In other word’s there is much more to a possible successful treatment of Meniere’s Disease and it lies in understanding where the accompanying cause of dizziness is coming from. Please see my article: Neck pain Chronic Sinusitis and Eustachian Tube Dysfunction.

In this video Ross Hauser, MD discusses general problems of ear pain, ear fullness, sound sensitivity, and hearing problems.

Below is the transcript summary and explanatory notes:

Proper Eustachian Tube function vs. dysfunction. In this illustration the proper opening of the Eustachian Tube is shown to require the action of the tensor veli palatini and the levator veli palatini muscles innervated by the vagus and trigeminal nerves. When these muscles do not operate normally, fluid builds up in the middle ear potentially causing the problems of ear discomfort, ear fullness, pressure, pain, dizziness and even partial or complete hearing loss.

Proper Eustachian Tube function vs. dysfunction. In this illustration, the proper opening of the Eustachian Tube is shown to require the action of the tensor veli palatini and the levator veli palatini muscles innervated by the vagus and trigeminal nerves. When these muscles do not operate normally, fluid builds up in the middle ear potentially causing the problems of ear discomfort, ear fullness, pressure, pain, dizziness, and even partial or complete hearing loss.

The patient was treated for cervical spine instability, of which hearing problems were one symptom.

Prolotherapy injections and Cervical Realignment Therapy for cervical neck instability and a possible answer for ear problems

The ear problems described in the above video can be caused by many physical challenges. We will not suggest that every incidence of hearing problems or ear pain can be treated by addressing chronic neck pain and chronic spine instability.

The patient case story begins at 1:08 in the below video


Research on cervical instability and Prolotherapy

Caring Medical Regenerative Medicine Clinics has published dozens of papers on Prolotherapy injections as a treatment in difficult to treat musculoskeletal disorders. Prolotherapy is an injection technique utilizing simple sugar or dextrose. We are going to refer to two of these studies as they relate to cervical instability and a myriad of related symptoms including the problem of tinnitus. It should be pointed out that we suggest in our research that “Additional randomized clinical trials and more research into its (Prolotherapy) use will be needed to verify its potential to reverse ligament laxity and correct the attendant cervical instability.” Our research documents our experience with our patients.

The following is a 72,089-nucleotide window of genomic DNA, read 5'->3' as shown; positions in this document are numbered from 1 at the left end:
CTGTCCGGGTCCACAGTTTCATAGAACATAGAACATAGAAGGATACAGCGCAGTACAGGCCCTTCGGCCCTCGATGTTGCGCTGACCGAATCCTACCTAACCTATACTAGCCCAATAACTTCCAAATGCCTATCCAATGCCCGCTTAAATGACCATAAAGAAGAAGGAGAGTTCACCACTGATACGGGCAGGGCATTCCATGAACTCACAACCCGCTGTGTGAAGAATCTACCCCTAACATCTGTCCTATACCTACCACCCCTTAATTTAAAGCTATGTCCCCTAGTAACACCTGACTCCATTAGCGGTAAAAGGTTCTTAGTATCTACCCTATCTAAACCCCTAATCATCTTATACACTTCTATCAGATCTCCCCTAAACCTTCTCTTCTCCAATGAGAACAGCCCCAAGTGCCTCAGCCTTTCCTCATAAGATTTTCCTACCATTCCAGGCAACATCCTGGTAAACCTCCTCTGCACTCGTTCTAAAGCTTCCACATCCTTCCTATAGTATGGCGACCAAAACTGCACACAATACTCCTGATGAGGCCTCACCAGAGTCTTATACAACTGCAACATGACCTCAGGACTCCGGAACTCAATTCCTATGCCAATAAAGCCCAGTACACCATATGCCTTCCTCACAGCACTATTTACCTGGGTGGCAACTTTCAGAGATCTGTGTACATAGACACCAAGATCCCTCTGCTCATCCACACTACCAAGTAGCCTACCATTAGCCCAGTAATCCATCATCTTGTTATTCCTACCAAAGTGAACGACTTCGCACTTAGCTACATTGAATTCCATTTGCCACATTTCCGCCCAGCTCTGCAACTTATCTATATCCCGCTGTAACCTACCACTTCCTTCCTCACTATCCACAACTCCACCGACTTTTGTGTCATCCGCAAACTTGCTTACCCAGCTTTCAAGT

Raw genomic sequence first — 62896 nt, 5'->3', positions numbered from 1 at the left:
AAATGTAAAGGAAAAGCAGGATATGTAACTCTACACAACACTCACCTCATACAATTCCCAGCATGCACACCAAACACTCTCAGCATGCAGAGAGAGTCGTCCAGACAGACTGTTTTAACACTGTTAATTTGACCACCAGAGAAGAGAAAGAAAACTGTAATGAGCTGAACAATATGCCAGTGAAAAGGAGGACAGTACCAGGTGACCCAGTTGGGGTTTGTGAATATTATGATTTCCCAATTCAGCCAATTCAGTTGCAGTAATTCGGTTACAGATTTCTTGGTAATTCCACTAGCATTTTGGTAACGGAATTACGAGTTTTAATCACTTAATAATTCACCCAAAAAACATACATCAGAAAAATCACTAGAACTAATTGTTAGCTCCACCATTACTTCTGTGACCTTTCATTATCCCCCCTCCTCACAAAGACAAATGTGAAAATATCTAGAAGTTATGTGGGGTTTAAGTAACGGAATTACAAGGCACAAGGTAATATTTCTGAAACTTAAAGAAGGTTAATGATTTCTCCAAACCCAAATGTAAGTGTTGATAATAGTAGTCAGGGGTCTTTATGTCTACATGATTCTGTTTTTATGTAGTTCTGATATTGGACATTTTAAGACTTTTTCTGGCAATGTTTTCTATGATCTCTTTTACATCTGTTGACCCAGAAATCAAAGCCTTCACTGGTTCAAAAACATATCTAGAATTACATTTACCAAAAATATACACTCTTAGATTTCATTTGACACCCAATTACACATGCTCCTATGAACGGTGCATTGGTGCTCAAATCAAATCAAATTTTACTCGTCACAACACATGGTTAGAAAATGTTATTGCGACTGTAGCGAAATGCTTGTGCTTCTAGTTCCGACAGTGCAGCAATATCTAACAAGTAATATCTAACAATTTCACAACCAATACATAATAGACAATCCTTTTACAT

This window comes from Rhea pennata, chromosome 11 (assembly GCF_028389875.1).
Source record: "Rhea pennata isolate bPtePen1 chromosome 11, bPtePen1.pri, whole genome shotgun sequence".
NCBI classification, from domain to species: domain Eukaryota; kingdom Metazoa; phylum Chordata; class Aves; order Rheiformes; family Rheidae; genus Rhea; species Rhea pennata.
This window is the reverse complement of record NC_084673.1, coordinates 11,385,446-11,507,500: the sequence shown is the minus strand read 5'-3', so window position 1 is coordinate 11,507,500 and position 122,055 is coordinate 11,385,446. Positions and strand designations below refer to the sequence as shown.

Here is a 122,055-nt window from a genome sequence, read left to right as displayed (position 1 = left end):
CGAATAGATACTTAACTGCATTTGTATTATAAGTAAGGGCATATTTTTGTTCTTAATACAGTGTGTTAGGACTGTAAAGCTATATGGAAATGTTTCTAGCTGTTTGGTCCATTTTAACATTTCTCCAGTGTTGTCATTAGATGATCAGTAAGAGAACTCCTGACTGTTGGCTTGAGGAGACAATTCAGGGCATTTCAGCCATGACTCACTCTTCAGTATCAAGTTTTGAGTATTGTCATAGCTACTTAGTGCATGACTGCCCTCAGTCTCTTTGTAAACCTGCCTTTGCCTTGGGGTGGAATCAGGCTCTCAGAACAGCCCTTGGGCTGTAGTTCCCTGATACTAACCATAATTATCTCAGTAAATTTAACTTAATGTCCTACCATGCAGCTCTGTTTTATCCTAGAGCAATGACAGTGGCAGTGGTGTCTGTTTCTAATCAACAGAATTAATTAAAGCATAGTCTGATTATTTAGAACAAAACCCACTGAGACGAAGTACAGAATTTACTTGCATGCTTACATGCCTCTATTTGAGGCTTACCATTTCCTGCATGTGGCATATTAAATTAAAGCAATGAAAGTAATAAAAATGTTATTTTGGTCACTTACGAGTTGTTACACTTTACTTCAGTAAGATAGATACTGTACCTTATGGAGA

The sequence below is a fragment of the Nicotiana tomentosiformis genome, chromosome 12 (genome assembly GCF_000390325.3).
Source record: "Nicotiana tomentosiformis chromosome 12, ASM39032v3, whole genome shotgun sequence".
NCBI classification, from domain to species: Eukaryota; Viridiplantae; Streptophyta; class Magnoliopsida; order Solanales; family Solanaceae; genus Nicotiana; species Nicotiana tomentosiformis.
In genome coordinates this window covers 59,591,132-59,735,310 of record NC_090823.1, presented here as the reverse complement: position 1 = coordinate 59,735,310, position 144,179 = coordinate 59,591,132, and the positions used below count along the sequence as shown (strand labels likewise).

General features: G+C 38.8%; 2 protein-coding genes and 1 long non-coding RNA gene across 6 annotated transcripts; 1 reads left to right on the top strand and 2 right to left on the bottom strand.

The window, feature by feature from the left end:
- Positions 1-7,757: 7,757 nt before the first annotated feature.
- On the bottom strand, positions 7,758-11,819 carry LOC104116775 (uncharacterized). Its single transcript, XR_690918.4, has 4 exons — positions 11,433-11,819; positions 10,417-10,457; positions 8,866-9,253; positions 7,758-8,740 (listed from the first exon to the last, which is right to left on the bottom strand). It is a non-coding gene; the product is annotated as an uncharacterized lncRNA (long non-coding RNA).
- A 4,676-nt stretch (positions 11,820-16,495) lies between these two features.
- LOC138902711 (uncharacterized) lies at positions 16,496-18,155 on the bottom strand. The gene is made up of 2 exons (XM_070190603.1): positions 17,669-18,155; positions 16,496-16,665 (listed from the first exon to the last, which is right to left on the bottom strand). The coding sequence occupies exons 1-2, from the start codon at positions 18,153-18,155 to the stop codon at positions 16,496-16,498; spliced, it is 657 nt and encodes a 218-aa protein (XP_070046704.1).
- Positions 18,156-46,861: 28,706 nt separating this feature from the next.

In 2014, we published a comprehensive review of the problems related to weakened damaged cervical neck ligaments in The Open Orthopaedics Journal.(1) We are honored that this research has been used in at least 6 other medical research papers by different authors exploring our treatments and findings and cited, according to Google Scholar, in more than 40 articles.

We demonstrated in this study that the cervical neck ligaments are the main stabilizing structures of the cervical facet joints in the cervical spine and have been implicated as a major source of chronic neck pain. Chronic neck pain often reflects a state of instability in the cervical spine and is a symptom common to a number of conditions, including disc herniation, cervical spondylosis, whiplash injury, and whiplash-associated disorder, post-concussion syndrome, vertebrobasilar insufficiency, and Barré-Liéou syndrome.

In the upper cervical spine (C0-C2), this can cause a number of other symptoms including, but not limited to:

Summary and contact us. Can we help you? How do I know if I’m a good candidate?

We hope you found this article informative and it helped answer many of the questions you may have surrounding Ear pain, ear fullness, sound sensitivity, tinnitus, Meniere’s Disease, and hearing problems. Just like you, we want to make sure you are a good fit for our clinic prior to accepting your case. While our mission is to help as many people with chronic pain as we can, sadly, we cannot accept all cases. We have a multi-step process so our team can really get to know you and your case to ensure that it sounds like you are a good fit for the unique testing and treatments that we offer here.

Please visit the Hauser Neck Center Patient Candidate Form

References:

1 Bjorne A, Berven A, Agerberg G. Cervical signs and symptoms in patients with Meniere’s disease: a controlled study. Cranio. 1998;16:194-202.  [Google Scholar]
2 Jain S, Jungade S, Ranjan A, Singh P, Panicker A, Singh C, Bhalerao P. Revisiting “Meniere’s Disease” as “Cervicogenic Endolymphatic Hydrops” and Other Vestibular and Cervicogenic Vertigo as “Spectrum of Same Disease”: A Novel Concept. Indian Journal of Otolaryngology and Head & Neck Surgery. 2021 Jun;73(2):174-9. [Google Scholar]
3 Steilen D, Hauser R, Woldin B, Sawyer S. Chronic neck pain: making the connection between capsular ligament laxity and cervical instability. The open orthopaedics journal. 2014;8:326.  [Google Scholar]